EXCLUSIVE: SAG-AFTRA presidential candidate Matthew Modine is crying foul over a Los Angeles Times article published yesterday. Curiously timed with one week of voting left in the guild’s election, the article alleged that Modine had accepted in-kind campaign contributions from his “employer” – the for-profit New York Film Academy, on whose board of directors he sits. According to Modine, the premise of the article is flat out wrong.
Other trades picked up the LAT story which claims Modine broke the rules by accepting the contributions — promotional videos made by the school to help his campaign — because, the paper asserts, as a member of the school’s board of directors, he is therefore an employee. It states that the school produced three videos that appeared on his campaign website, and quoted several attorneys opining that it’s a per se violation of federal labor law for union candidates to accept anything of value from an “employer” to promote their candidacy.
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Here is where Modine believes he was done wrong by the article: the LAT never examined whether being an unpaid board member makes Modine an employee of the school – it just assumes that the school is his “employer.” That assumption, however, does not square with the fact that there are no unions that represent corporate board members, who are generally considered independent contractors under the law. The LAT article makes the false assumption that an unpaid member of the board of directors is an employee. The volatile article could impact the election, dropping when members are voting. His opponent, current SAG-AFTRA president Gabrielle Carteris, blasted Modine, and now he is firing back.
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“When accusations are made, they have to be proven,” Modine told Deadline. “You can spend a lifetime building a house, but it only takes one match to burn it down.”
Said Modine: “My friends in New York call it a ‘journalistic hit job.’ It’s potentially hurtful beyond the campaign – hurtful to my professional career. The standards of journalism for an esteemed paper like the LA Times without doing journalistic due diligence is disappointing.”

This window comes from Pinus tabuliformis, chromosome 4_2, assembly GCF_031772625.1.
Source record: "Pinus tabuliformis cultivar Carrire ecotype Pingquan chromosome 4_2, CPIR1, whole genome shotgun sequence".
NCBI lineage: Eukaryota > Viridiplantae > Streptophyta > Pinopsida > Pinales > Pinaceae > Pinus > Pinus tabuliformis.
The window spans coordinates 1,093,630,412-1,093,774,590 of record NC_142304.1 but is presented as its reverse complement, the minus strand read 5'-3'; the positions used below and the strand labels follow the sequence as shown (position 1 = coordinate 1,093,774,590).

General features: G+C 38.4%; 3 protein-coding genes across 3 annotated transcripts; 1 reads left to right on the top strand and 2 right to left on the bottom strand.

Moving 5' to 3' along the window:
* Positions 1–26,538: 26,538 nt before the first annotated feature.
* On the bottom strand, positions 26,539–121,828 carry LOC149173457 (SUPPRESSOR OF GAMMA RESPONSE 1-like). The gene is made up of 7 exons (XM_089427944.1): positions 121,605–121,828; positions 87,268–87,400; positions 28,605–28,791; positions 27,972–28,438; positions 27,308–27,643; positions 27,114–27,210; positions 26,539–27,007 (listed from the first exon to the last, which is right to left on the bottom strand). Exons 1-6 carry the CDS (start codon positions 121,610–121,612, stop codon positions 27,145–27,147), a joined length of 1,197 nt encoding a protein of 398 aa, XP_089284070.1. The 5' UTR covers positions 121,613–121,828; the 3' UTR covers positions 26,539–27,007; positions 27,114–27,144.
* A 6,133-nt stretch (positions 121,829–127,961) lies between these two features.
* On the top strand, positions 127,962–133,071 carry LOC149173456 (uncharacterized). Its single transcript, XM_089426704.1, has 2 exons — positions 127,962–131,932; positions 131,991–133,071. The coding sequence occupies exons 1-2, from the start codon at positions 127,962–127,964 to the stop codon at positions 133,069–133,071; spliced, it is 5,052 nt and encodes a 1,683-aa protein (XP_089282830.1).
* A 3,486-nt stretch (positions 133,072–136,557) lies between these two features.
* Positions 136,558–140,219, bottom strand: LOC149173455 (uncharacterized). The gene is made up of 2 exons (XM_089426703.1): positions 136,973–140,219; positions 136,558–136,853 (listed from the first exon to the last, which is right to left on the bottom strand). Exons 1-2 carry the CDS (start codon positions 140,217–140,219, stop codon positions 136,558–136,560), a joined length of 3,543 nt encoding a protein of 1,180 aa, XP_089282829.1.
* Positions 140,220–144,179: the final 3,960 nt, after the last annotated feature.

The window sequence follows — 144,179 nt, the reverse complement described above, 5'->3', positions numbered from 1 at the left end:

The LAT article was written by Jonathan Handel, a labor reporter and contributing editor at The Hollywood Reporter. Emails between Handel and Modine’s publicist indicate the article was originally headed for THR, and the messages show that Handel had posed a series of written questions to Modine about the school for “a story on employer contributions to the union candidates.”
The article states that “According to a U.S. Department of Labor manual, ‘no employer may contribute cash or anything of value to the campaign of any candidate.’ SAG-AFTRA’s rules for candidates echo the federal law.”
Indeed, prior to the voting, SAG-AFTRA released a statement that said “Federal law prohibits any employer, including employers who are agents, managers, casting directors or producers, from contributing anything of value to candidates for any SAG-AFTRA elected office. If there is a Department of Labor investigation, the DOL may seek to take statements from candidates and any employers who contributed to them. Further, any such contributions may also result in that candidate’s election being overturned.”
Carteris seized the moment: “These aren’t just flagrant violations of our union election rules, but of federal labor law as well,” she told the LAT on Wednesday. “It says a lot about Mr. Modine and Membership First’s poor decision-making, something we clearly can’t afford in our upcoming contract negotiations.”